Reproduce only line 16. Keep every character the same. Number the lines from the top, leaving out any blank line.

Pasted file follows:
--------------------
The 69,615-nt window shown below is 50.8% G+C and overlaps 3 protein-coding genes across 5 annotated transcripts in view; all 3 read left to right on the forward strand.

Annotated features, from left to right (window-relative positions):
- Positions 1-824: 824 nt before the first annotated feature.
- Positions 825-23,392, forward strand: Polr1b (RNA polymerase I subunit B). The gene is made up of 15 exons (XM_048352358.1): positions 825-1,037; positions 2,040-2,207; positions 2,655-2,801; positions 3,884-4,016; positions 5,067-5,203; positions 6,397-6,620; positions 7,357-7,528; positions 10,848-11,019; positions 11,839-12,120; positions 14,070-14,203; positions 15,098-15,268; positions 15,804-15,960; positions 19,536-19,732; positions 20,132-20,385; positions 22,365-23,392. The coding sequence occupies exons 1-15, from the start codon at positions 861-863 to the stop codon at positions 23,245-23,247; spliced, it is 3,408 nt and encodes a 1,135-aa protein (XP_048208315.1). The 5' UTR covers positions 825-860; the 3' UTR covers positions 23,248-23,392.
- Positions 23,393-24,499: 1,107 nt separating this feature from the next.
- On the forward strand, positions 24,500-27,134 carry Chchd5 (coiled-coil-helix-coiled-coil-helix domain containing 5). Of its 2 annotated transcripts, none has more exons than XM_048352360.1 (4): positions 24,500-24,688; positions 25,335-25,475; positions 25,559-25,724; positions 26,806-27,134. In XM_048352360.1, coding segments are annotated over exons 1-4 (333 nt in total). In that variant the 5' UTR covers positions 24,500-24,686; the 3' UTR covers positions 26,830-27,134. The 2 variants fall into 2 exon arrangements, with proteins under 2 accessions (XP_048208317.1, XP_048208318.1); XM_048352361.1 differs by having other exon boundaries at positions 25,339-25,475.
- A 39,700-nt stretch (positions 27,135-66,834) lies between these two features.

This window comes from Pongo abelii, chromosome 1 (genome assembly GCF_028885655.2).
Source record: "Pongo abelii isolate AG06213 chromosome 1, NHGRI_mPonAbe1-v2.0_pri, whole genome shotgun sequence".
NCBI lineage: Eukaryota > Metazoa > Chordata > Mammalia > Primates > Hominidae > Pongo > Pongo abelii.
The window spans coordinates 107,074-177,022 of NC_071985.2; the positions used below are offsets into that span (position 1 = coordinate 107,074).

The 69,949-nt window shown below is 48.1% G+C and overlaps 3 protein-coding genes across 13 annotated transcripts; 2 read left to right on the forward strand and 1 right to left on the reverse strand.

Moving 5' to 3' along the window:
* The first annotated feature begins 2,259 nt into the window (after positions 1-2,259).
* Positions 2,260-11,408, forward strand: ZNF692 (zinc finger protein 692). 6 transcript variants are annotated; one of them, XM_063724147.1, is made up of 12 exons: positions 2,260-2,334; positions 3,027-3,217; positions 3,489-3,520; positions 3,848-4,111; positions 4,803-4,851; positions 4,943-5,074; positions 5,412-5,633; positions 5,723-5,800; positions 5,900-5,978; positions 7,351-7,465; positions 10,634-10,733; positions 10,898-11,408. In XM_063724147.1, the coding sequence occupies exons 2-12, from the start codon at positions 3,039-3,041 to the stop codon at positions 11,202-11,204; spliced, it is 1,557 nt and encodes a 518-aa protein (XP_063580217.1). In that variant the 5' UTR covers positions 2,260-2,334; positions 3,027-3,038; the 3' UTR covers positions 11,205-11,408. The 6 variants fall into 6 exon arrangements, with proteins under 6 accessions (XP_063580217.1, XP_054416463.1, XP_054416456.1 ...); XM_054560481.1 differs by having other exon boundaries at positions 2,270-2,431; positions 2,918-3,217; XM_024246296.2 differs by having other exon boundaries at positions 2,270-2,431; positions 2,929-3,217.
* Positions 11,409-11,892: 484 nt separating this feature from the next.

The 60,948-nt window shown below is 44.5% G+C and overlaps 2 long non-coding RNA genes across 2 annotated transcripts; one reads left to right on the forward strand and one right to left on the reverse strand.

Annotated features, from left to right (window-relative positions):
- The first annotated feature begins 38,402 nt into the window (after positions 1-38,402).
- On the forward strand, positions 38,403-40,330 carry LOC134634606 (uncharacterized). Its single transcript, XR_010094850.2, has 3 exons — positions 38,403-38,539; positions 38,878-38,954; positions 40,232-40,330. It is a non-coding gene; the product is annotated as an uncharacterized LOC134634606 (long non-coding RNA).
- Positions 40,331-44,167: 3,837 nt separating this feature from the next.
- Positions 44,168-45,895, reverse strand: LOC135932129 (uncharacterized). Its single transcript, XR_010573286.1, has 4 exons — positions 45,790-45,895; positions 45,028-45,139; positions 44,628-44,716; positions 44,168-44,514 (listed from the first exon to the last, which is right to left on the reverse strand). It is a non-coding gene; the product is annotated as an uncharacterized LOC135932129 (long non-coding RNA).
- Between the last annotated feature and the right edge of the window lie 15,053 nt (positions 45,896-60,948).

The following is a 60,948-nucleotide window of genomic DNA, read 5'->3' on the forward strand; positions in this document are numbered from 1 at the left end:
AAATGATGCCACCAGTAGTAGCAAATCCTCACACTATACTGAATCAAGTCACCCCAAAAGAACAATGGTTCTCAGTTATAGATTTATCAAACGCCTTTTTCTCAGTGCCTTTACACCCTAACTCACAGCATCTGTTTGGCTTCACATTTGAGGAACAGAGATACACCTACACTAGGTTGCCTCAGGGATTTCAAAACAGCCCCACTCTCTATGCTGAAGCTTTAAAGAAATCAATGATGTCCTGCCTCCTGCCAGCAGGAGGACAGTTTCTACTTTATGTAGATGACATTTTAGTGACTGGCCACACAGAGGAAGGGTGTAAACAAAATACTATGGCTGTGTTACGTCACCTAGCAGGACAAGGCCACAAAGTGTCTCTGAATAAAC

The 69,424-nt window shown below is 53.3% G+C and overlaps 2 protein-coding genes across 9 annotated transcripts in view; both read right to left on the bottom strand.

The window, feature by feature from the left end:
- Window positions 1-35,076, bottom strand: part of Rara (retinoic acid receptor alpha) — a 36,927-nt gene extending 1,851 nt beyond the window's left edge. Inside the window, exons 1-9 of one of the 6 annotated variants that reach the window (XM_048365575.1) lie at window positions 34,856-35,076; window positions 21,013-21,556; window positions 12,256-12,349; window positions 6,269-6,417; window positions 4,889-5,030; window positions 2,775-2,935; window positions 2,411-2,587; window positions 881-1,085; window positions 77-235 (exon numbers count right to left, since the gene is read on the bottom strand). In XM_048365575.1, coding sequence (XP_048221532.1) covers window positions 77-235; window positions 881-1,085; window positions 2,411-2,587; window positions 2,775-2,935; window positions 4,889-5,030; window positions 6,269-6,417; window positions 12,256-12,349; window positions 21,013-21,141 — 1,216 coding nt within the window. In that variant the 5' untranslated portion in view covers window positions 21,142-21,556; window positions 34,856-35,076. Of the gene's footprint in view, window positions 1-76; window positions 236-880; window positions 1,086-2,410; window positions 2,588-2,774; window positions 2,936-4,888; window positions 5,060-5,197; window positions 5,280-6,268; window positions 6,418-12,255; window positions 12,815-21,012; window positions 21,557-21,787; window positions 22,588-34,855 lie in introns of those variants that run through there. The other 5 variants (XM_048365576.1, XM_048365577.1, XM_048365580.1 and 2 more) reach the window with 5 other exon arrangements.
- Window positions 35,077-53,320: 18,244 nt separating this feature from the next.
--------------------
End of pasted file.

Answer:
* Positions 11,409-11,892: 484 nt separating this feature from the next.